“It doesn’t mean he wasn’t feeling certain ways,” France said. “My way in advising him was let’s not give the team any reason not to take care of you. We didn’t want to rub any person the wrong way and that was our game plan the entire time.”
And that’s the perfect message for Reed to hear and to follow after an offseason of head-scratching comments and veiled threats of holding out.
Currently without an agent, Reed would not only benefit from an experienced advocate to engage in contract talks — even if they don’t come until after the season — but also the advice of how to handle his frustration. Frankly, Reed needs someone to handle the dirty work as France did behind closed doors while Rice remained more amicable.
Setting aside Reed’s erratic comments throughout the offseason, the Ravens are faced with a difficult decision in what to do with the free safety. Reed is clearly moving toward the end of his career but is still regarded as one of the best safeties in the game.
On top of that, the Ravens are without an appealing prospect to take his place. Fourth-round draft choice Christian Thompson is the only viable option for the future that’s currently on the roster, and the rookie safety from an FCS school has never taken a snap in the NFL.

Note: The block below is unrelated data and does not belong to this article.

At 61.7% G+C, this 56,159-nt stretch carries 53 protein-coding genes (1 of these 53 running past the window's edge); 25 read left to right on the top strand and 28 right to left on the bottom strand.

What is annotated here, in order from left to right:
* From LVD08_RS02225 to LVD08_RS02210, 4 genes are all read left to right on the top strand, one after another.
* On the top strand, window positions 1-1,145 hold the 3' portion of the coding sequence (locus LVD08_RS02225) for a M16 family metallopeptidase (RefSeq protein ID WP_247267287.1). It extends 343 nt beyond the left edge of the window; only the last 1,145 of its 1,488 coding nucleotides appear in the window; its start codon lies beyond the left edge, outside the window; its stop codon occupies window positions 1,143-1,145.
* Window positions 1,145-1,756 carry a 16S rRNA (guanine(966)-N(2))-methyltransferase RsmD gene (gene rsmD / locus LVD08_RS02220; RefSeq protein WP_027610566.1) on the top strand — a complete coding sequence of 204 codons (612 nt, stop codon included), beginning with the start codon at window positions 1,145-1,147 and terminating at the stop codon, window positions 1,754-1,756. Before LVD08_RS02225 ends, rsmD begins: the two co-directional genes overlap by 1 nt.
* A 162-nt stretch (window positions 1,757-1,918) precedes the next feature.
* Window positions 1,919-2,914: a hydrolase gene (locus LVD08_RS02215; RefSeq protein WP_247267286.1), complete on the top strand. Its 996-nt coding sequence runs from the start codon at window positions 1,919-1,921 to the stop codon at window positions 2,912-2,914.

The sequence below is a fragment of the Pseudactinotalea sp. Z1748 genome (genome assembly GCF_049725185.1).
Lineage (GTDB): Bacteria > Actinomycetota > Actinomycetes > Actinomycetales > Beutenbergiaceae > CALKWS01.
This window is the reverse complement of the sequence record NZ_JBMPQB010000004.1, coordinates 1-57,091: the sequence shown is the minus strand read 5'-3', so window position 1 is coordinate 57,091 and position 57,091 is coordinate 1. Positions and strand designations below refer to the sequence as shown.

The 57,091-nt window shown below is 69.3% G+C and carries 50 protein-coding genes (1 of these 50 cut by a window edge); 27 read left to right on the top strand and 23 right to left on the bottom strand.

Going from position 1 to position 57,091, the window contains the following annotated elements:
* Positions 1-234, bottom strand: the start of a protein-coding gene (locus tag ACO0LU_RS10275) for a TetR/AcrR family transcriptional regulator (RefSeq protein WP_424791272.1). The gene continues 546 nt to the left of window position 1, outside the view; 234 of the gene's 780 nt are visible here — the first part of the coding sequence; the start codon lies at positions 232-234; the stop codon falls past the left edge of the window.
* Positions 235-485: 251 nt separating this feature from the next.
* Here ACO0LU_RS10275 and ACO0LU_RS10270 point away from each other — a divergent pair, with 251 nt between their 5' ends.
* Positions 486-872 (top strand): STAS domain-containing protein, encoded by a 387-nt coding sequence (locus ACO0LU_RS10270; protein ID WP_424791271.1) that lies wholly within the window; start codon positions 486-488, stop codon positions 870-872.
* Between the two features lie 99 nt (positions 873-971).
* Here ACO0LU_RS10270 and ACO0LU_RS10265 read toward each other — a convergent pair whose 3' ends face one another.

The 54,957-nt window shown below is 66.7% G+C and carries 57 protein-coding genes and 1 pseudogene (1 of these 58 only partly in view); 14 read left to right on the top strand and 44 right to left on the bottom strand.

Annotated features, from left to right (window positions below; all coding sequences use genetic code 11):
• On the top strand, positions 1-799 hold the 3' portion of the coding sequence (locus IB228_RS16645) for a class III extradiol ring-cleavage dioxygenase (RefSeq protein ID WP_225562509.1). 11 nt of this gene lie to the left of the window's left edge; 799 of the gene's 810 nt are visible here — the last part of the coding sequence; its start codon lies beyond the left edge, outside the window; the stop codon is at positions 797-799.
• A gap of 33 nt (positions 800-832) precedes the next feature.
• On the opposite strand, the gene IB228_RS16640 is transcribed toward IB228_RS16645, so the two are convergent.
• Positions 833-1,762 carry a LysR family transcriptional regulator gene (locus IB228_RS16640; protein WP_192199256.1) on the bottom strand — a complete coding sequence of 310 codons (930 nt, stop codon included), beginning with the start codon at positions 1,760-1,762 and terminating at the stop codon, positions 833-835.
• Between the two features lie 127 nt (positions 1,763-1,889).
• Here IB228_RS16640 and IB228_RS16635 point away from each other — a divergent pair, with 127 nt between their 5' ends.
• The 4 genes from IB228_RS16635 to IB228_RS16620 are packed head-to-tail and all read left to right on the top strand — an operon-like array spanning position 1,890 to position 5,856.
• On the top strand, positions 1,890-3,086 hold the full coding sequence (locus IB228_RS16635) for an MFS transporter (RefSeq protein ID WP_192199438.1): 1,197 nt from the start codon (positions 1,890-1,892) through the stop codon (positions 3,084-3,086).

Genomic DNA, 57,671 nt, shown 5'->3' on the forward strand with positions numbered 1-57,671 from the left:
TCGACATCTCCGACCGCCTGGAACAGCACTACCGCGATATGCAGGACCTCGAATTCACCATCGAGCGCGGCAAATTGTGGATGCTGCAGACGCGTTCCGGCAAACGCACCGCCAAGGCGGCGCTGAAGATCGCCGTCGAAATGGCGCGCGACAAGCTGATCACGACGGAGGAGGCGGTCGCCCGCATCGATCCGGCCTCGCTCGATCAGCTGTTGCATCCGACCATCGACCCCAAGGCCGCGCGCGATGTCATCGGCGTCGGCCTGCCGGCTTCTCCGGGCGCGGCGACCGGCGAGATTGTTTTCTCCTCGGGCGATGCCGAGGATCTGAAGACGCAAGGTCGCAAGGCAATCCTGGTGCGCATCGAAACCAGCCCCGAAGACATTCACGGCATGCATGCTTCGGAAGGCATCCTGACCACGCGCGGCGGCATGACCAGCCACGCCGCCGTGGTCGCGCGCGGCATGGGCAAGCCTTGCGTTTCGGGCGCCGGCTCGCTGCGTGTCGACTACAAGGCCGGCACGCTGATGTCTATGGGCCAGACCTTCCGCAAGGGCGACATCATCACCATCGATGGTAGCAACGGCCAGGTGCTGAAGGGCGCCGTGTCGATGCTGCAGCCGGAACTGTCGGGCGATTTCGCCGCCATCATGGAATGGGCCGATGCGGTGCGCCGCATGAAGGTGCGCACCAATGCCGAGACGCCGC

A well-behaved Reed focused on proving he can still play at a high level in 2012 would be difficult to walk away from, but a disenchanted defensive back playing mind games is much easier to wave goodbye to after the season.
As the Ravens proved with former cornerback Chris McAlister in Harbaugh’s first season as head coach, they’ll only put up with a player’s baggage as long as they feel his production is worth it.
The best way Reed can prove to the Ravens that they still need him after 2012 is to show up to camp on time and be the same professional he’s largely been over the last 10 seasons.
While a lucrative contract just isn’t in the cards for a safety who will be 34 and has a chronic neck and shoulder issue, the Ravens could give Reed similar treatment to how they handled Ray Lewis following the 2008 season. Newsome allowed the inside linebacker to explore the market to see what he was worth before the future Hall of Famer realized the Ravens valued him more than any other team.
The Ravens welcomed Lewis back with open arms and a fair contract, because they felt he was still worth it.
If Reed desires a similar fate — or wants to create the best market he can for himself next offseason — he should heed the example of his younger teammate Rice, who handled the franchise tag and the negotiations that followed in a way that created no hard feelings or animosity between the sides.
Otherwise, the future Hall of Fame safety is only making a difficult decision much easier for the Ravens after the season.
And it would likely result in a bitter divorce between a player and a team who have been great to each other for over a decade.